If Monte Towe can look that good against the defending national champions, think how well the rest of us watch-charm guards should be doing against the 6'2" slobs down at the gym.
Some months ago SI printed a poignant article about Major Murphy Neal Jones, former Tulane University football player, former North Vietnamese POW for 6� years (Opal Two Comes Back, April 23). In the story Major Jones commented that his wife sent him the results of the Tulane-LSU football series during his tenure at the "Hanoi Hilton" and that spirited competition and wagering took place with an LSU supporter regarding the outcome of the then one-sided contests. Major Jones said he expected Tulane to defeat LSU in 1973.
Before 85,598 fans on Dec. 1, the largest attendance ever at a football game in the South, Tulane defeated LSU 14-0, ending 24 years of frustration.
President Herbert Longenecker of Tulane had a special guest at the game: Major Murphy Neal Jones. After Tulane's clear-cut victory, Major Jones was ecstatic. But he would not enter TU's dressing room, as he feared a shower and he had not brought extra clothes.
I thought I would pass on this story to you, since very few of the things we read today have as happy an ending. Or maybe a beginning, if you are a Tulane fan.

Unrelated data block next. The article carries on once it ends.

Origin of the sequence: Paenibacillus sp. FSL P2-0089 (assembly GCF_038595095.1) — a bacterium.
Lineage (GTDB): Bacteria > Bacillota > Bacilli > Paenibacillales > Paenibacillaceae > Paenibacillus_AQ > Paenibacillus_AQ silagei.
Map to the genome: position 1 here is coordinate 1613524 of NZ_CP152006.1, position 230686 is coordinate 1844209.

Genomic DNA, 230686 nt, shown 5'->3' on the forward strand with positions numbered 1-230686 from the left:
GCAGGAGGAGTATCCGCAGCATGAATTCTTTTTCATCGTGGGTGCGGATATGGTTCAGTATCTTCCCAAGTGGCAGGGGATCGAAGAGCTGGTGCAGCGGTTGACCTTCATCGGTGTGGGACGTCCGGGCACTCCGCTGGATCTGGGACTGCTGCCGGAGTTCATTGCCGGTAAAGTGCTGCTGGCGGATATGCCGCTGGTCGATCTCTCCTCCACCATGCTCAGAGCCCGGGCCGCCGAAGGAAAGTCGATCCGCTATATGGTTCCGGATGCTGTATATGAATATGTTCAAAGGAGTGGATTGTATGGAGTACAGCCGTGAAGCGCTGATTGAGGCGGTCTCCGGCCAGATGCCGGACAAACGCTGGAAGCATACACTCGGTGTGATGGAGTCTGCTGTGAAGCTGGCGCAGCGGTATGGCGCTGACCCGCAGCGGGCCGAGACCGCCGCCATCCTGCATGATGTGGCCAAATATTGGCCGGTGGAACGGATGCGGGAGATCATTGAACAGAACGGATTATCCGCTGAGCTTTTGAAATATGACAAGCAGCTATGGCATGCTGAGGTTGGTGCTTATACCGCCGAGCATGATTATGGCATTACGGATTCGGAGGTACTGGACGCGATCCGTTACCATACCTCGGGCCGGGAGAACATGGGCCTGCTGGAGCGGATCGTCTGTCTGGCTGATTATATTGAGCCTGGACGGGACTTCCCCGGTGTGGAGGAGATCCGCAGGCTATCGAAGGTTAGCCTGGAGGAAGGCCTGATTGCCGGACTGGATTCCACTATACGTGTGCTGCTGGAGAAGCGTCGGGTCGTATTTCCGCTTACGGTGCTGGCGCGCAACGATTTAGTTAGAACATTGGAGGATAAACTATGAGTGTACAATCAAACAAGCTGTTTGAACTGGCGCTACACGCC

DONALD L. LEVY
Congratulations to Robert Cantwell for illuminating with such grace and perspicacity the sportive side of Marcel Proust (Bright Threads in His Tapestry, Dec. 17). How delightful when a piece ostensibly on sport can so transcend the realm of reportage and become, moreover, a work of art. And how equally delightful to discover that sports are not simply for the hairy bruisers or the massive troglodytes, but for us effete intellectual snobs as well. Hounds, anyone?
I am especially pleased and thrilled to offer my congratulations, compliments and thanks for your fine Proust selection. It was like seeing Katharine Hepburn star in the local follies. Of course, there really isn't enough sport in SPORTS ILLUSTRATED as it is—but that's all right. Please be assured that I enjoy, appreciate and am grateful for what sport there is.
CARL G. CROYDER
Bantam Books wishes that SI's William Johnson had found space at the close of his two-part series on sport in China (An Eager People in the Swim, Oct. 1) to mention that the quotations from Mao Tse-tung's poem Swimming were taken from the new English-language translations of Mao's poems (Bantam, New York, 1972). Yet the translator, Willis Barnstone of Indiana University, and Bantam Books are glad that SPORTS ILLUSTRATED chose to close the fine series with the lines it did.
New York City
I have just finished reading your articles on the Caribbean (Dec. 24) and I cannot believe that you have overlooked the island of Cuba.
Perhaps you cannot photograph some of the Cuban athletes of today, but you can mention those who are playing professional baseball in the United States, or have you forgotten Tony Oliva, Bert Campaneris (my choice for MVP in the World Series) and others who in the past have contributed so much to the U.S. sports world.